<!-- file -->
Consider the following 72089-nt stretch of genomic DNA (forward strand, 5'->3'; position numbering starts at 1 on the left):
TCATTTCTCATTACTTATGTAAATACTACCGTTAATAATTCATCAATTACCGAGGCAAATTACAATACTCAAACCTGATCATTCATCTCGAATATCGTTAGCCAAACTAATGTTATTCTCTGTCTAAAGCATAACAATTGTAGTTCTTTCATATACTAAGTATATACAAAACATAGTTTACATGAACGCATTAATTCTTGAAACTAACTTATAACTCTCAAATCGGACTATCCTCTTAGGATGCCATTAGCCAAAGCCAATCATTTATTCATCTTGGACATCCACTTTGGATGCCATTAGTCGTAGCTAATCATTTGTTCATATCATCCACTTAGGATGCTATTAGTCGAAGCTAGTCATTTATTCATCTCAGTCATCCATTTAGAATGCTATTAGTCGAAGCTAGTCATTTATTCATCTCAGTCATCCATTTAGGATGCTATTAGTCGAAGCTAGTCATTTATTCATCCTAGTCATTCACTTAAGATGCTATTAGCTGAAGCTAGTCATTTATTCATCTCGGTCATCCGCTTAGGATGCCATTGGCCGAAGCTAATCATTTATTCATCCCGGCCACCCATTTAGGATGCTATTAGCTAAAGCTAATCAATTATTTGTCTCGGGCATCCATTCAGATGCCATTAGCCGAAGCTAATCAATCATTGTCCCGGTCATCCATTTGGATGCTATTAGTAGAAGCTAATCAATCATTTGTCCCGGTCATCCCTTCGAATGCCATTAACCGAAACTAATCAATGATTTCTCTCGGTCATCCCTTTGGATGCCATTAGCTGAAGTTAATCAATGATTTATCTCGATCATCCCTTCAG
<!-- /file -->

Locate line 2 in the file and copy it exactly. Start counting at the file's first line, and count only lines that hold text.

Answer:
TCATTTCTCATTACTTATGTAAATACTACCGTTAATAATTCATCAATTACCGAGGCAAATTACAATACTCAAACCTGATCATTCATCTCGAATATCGTTAGCCAAACTAATGTTATTCTCTGTCTAAAGCATAACAATTGTAGTTCTTTCATATACTAAGTATATACAAAACATAGTTTACATGAACGCATTAATTCTTGAAACTAACTTATAACTCTCAAATCGGACTATCCTCTTAGGATGCCATTAGCCAAAGCCAATCATTTATTCATCTTGGACATCCACTTTGGATGCCATTAGTCGTAGCTAATCATTTGTTCATATCATCCACTTAGGATGCTATTAGTCGAAGCTAGTCATTTATTCATCTCAGTCATCCATTTAGAATGCTATTAGTCGAAGCTAGTCATTTATTCATCTCAGTCATCCATTTAGGATGCTATTAGTCGAAGCTAGTCATTTATTCATCCTAGTCATTCACTTAAGATGCTATTAGCTGAAGCTAGTCATTTATTCATCTCGGTCATCCGCTTAGGATGCCATTGGCCGAAGCTAATCATTTATTCATCCCGGCCACCCATTTAGGATGCTATTAGCTAAAGCTAATCAATTATTTGTCTCGGGCATCCATTCAGATGCCATTAGCCGAAGCTAATCAATCATTGTCCCGGTCATCCATTTGGATGCTATTAGTAGAAGCTAATCAATCATTTGTCCCGGTCATCCCTTCGAATGCCATTAACCGAAACTAATCAATGATTTCTCTCGGTCATCCCTTTGGATGCCATTAGCTGAAGTTAATCAATGATTTATCTCGATCATCCCTTCAG